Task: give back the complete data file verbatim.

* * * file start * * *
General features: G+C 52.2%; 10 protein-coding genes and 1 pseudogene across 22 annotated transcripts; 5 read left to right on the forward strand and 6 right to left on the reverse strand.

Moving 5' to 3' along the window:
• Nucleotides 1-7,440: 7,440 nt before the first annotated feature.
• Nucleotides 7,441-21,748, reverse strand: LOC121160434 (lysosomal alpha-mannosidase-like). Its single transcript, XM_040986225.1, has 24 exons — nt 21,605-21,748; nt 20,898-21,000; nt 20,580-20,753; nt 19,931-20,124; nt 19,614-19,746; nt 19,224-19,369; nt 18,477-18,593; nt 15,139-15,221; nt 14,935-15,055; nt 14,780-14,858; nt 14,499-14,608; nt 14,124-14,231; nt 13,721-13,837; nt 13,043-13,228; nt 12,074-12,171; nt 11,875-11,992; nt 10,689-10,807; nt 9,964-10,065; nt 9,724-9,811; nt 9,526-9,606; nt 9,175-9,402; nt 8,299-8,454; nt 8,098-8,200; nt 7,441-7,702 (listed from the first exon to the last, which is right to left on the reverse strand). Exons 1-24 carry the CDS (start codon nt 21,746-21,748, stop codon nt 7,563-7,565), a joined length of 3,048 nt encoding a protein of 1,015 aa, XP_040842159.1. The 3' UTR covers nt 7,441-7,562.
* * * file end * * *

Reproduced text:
General features: G+C 52.2%; 10 protein-coding genes and 1 pseudogene across 22 annotated transcripts; 5 read left to right on the forward strand and 6 right to left on the reverse strand.

Moving 5' to 3' along the window:
• Nucleotides 1-7,440: 7,440 nt before the first annotated feature.
• Nucleotides 7,441-21,748, reverse strand: LOC121160434 (lysosomal alpha-mannosidase-like). Its single transcript, XM_040986225.1, has 24 exons — nt 21,605-21,748; nt 20,898-21,000; nt 20,580-20,753; nt 19,931-20,124; nt 19,614-19,746; nt 19,224-19,369; nt 18,477-18,593; nt 15,139-15,221; nt 14,935-15,055; nt 14,780-14,858; nt 14,499-14,608; nt 14,124-14,231; nt 13,721-13,837; nt 13,043-13,228; nt 12,074-12,171; nt 11,875-11,992; nt 10,689-10,807; nt 9,964-10,065; nt 9,724-9,811; nt 9,526-9,606; nt 9,175-9,402; nt 8,299-8,454; nt 8,098-8,200; nt 7,441-7,702 (listed from the first exon to the last, which is right to left on the reverse strand). Exons 1-24 carry the CDS (start codon nt 21,746-21,748, stop codon nt 7,563-7,565), a joined length of 3,048 nt encoding a protein of 1,015 aa, XP_040842159.1. The 3' UTR covers nt 7,441-7,562.